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Strategic inventory: the challenge of single item in the fashion world

Do you find yourself stocking a store with single units of a product, understood as a combination of model-colour-size? Retailers in the fashion industry often operate according to this scheme, for various reasons. However, it always leads to serious business consequences.

Consider the following scenario: a customer visits a store where he finds a product in the model and colour that meets his expectations. He want to buy it, but it turns out that the shelf lacks the item in his size. What happens next? 

In a more favourable scenario, the customer checks the product’s availability online and orders it there. In a negative scenario, he will go to another store in search of a similar or alternative product. This is not uncommon, as in the current highly competitive market conditions, customer loyalty to fashion brands is decreasing. 

The consequence of the second scenario is lost sales, which translates into lower revenue. A similar result occurs when a customer wants to buy more than one unit of a product, but the expected quantity is not available in the store.  Such events are detrimental to the business, but it seems that the consequences of stocking stores with single units of products can be even more severe. 

Out-of-stock in store  

In the scenario where the mentioned product – a single unit in a specific model, colour, and size – is sold, the store experiences an out-of-stock situation. The computer system suggests replenishing the shelf with that one unit. The trouble is that restocking always takes time – sometimes a day, sometimes two or three days.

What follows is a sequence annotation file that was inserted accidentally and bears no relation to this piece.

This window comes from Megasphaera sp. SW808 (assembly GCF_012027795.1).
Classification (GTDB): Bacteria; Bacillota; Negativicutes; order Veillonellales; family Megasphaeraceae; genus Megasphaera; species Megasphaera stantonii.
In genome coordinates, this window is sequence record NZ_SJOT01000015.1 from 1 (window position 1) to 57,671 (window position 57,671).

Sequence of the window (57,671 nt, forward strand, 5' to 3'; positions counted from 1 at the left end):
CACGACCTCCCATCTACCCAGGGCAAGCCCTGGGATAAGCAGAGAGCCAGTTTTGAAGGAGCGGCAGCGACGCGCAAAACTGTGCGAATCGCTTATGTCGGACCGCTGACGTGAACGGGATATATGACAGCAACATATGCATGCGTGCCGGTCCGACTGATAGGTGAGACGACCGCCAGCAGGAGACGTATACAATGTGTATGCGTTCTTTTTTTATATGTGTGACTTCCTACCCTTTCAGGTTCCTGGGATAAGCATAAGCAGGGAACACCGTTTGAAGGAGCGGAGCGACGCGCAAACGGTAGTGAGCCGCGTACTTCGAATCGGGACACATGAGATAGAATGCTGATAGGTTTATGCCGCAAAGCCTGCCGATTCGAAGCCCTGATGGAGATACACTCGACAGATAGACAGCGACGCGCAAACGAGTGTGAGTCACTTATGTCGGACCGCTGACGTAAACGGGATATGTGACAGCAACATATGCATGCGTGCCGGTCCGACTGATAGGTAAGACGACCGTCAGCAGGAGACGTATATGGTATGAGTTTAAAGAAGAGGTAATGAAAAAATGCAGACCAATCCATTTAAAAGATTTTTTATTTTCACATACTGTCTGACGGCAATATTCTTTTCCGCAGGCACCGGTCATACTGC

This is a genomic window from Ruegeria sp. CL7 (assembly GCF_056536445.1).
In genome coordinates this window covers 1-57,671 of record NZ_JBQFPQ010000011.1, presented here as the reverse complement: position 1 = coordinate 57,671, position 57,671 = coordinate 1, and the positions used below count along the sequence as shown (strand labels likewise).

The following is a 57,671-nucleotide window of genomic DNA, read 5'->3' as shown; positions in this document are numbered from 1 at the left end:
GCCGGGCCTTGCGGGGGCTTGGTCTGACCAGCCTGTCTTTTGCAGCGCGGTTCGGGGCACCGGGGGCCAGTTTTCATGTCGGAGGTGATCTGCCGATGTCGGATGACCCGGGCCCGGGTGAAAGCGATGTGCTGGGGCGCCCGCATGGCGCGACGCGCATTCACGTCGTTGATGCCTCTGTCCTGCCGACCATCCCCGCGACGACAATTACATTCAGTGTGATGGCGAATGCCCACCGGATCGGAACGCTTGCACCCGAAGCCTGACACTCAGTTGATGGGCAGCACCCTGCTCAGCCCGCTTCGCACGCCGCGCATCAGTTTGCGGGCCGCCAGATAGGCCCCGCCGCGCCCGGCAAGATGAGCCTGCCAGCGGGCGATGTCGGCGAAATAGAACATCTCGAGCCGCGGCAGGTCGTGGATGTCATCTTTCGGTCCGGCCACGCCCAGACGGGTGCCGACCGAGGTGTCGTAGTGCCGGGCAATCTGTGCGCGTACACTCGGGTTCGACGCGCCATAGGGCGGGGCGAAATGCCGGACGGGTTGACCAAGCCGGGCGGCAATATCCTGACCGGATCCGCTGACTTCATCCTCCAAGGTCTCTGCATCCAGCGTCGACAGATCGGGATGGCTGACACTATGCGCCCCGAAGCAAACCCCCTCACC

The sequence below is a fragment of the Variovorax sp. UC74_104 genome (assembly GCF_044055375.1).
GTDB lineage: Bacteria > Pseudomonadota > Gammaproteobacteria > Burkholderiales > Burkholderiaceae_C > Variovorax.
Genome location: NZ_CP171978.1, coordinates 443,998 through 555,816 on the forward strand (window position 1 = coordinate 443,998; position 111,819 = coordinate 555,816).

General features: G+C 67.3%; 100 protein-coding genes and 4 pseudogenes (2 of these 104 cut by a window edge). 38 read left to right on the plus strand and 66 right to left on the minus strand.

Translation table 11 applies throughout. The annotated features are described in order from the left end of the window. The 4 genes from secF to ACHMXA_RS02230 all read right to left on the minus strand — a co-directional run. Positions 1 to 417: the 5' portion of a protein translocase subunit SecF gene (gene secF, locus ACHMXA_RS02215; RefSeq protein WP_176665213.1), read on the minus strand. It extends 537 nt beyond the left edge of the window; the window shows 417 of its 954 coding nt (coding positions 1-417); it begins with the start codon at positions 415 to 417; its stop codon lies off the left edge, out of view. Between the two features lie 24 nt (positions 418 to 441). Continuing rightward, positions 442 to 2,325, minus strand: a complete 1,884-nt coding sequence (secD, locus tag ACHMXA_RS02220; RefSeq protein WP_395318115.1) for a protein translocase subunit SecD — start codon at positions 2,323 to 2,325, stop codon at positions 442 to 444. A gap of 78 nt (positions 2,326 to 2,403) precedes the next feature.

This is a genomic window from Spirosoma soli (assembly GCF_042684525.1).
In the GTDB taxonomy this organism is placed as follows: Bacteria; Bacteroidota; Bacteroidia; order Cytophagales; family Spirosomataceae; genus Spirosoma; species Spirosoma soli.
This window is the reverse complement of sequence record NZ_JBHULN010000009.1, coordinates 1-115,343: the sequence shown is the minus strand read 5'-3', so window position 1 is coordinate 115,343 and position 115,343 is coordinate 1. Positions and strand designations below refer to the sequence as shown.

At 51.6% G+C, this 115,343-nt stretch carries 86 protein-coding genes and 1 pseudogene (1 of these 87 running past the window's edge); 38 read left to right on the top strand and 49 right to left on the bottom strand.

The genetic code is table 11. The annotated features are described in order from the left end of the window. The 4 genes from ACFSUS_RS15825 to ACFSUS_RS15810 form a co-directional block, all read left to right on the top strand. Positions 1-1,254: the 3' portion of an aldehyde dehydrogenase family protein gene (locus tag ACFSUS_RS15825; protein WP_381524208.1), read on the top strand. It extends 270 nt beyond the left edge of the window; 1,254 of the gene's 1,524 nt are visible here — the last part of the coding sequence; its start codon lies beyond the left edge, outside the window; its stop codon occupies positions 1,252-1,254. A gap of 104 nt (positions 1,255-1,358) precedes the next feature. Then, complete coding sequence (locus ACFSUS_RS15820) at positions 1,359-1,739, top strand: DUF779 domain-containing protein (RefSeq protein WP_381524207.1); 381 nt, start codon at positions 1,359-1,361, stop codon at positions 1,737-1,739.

When we think about the collection over the entire year and all the stores within the network, it turns out that for about 20-30% of the time when the product should be on display and thus available to customers, it is not. For 20-30% of the time, products are unavailable because they have not yet arrived from the warehouse and have not been unpacked. This means that lost sales can reach very high levels. At the same time, it is difficult to measure precisely how high they are. 

Self-fulfilling prophecy

Retailers often stock their stores for the new season based on historical sales in the previous season. This works like a self-fulfilling prophecy – the store is stocked with one unit, so it sells that one unit, even though potential sales could be higher. 

One fashion retailer conducted a test. For a month, one of the stores stocked 2-3 units of each product. When I asked about the result of this test after a month, the outcome exceeded my wildest expectations. Sales increased by 42% in that store. Without any additional marketing campaigns, without price reductions. They simply provided goods to their customers. 

Michał Koziara, Chief Operating Officer, Occubee

Sales vs. sales potential

Why do retailers stock stores with single units of products? Usually, they do not have information about the sales potential in a particular store for a specific product in a chosen colour and size. Without this knowledge, it is difficult to act differently than by stocking the store with a single unit, following the pattern of previous seasons. So, how to obtain this knowledge? Advanced analytics comes to the rescue, utilizing the latest technologies and expertise in data science, machine learning, and Big Data. 

It allows answering the question of what the sales potential of a particular product is in each store of the retail chain. It enables identifying stores where this potential is higher and where one unit of the product is sufficient. 

This happens because advanced analytical tools allow analysing not only historical sales but also current information about product availability. If a single unit of a product has been sold, and the product has not yet been replenished in the store, it is hard to expect sales during this time. 

How do we do it at Occubee? 

At Occubee, we collect and analyse sales data, as well as information about store stocks, warehouse stocks, and a range of additional variables. We look at data holistically, and thus at the entire business issue. We train our machine learning models on vast, diverse datasets, enabling them to better forecast future sales. 

Moreover, in the fashion industry, we treat models, colours, and sizes separately to identify the individual sales potential for a specific product in a given size, colour, and store. Such information, automatically generated every day, for thousands of products and hundreds of stores, allows us to answer questions like how many units of white T-shirts and in what size should be found in a specific store with high probability. 

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